It is looking possible that I’ll be chasing in Arkansas on Sunday. If you’re not a weather-weenie then I would go ahead and skip the rest of this post. It will contain some weather jargon that would bore most of our audience. A compact and fast-moving upper level disturbance will move into Arkansas during the afternoon hours. Southeasterly surface winds during the day will help increase surface dewpoints into the lower 60s. Surface temperatures look to warm into the lower to middle 70s by peak-heating. The atmosphere will become moderately unstable with most unstable CAPE values approaching 1500 to 2000. CAPE stands for Convective Available Potential Energy which is a long way of saying the amount of instablity available to a thunderstorm. CAPE Values over 1000 are usually favorable for organized thunderstorms if other ingredients are in place. Wind shear values will be favorable for organized convection. Winds at 500 millibars (~18000 feet ASL) will be out of the west/southwest at over 75 MPH. Winds at 850 millibars (~5000 feet ASL) are forecast to be out of the southwest at 35 to 50 MPH. Surface winds are expected to be out of the southeast at 15 to 20 MPH. The amount of low-level wind shear will be on the marginal size for sustained tornadic activity. However there are mesoscale factors such as any boundaries or topographical features that may locally enhance low level wind shear. Those factors, should they materialize, won’t be clear until storms are underway. Large hail certainly is the most likely hazard from the strongest storms tomorrow. The unstable airmass along with cold temperatures aloft will promote some hailstones over the size of golfballs. Localized damaging wind gusts will also be a possibility. Our friends at the National Weather Service in Little Rock have put out a graphicast showing the risks for Sunday. Fortunately for Texas a majority of the thunderstorm activity should be east/northeast of Texas. We’ll have to watch for thunderstorm development in extreme Northeast Texas tomorrow afternoon. One or two storms may become strong around Texarkana before moving into Arkansas. My chase target would be around Little Rock and points east simply due to more favorable terrain. Western Arkansas is extremely hilly and contains tall trees. Those trees make chasing very difficult and more dangerous. If the storm system slows down then storms may end up being in western Arkansas. I would likely cancel the chase since I dread chasing in that part of Arkansas. We’ll have to wait and see what happens tonight. As of this afternoon I’m 75% sure I’ll be chasing on Sunday. Should things go well I will have a live stream up on YouTube once we’re on a storm.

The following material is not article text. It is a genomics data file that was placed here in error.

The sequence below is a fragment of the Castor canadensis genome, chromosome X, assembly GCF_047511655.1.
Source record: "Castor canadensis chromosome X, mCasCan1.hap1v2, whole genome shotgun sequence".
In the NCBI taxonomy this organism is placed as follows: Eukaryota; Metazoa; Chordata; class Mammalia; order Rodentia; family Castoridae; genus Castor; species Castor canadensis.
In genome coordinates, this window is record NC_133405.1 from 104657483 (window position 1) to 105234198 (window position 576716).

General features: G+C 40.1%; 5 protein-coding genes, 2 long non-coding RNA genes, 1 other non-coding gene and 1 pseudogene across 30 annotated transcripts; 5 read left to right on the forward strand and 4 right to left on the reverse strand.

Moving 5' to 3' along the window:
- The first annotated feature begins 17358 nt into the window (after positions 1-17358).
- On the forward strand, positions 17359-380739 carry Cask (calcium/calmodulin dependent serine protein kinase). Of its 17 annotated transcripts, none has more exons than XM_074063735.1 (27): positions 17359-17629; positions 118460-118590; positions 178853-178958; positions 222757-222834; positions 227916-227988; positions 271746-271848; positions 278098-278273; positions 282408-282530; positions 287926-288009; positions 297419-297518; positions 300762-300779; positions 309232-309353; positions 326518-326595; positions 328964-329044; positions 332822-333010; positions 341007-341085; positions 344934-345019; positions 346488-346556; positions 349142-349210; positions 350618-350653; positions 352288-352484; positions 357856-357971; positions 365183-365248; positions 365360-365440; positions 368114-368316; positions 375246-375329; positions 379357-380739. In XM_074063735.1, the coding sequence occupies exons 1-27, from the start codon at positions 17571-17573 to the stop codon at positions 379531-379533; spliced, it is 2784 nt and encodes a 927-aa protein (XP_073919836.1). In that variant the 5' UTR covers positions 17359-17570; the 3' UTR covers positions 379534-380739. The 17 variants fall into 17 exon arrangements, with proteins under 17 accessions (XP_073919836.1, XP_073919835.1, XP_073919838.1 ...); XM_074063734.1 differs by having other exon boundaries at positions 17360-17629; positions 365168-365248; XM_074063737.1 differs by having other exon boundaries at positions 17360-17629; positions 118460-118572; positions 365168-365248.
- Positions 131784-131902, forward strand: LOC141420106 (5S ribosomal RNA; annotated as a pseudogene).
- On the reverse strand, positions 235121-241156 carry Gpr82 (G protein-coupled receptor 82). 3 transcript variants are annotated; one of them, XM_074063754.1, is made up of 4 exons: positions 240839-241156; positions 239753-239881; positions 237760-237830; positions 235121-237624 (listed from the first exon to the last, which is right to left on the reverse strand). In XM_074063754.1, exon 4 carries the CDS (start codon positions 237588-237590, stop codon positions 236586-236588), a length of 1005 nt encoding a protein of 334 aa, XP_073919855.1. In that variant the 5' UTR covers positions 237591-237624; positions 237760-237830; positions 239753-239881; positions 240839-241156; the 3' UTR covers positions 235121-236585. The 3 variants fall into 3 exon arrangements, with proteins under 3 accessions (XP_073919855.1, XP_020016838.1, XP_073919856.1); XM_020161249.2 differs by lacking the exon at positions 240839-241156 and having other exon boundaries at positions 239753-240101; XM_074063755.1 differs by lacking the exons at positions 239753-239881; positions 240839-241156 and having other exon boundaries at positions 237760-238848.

About The Author
A weather weenie since early childhood, David began storm chasing in his junior year of high school in 2008. He’s been hooked ever since! His vision helped Texas Storm Chasers become the social media powerhouse and information hub TSC followers have come to expect during high-impact events. While he moved to Oklahoma in 2013 with his better half [Paige] he remains passionate about Texas weather and continues storm chasing to this day across the United States.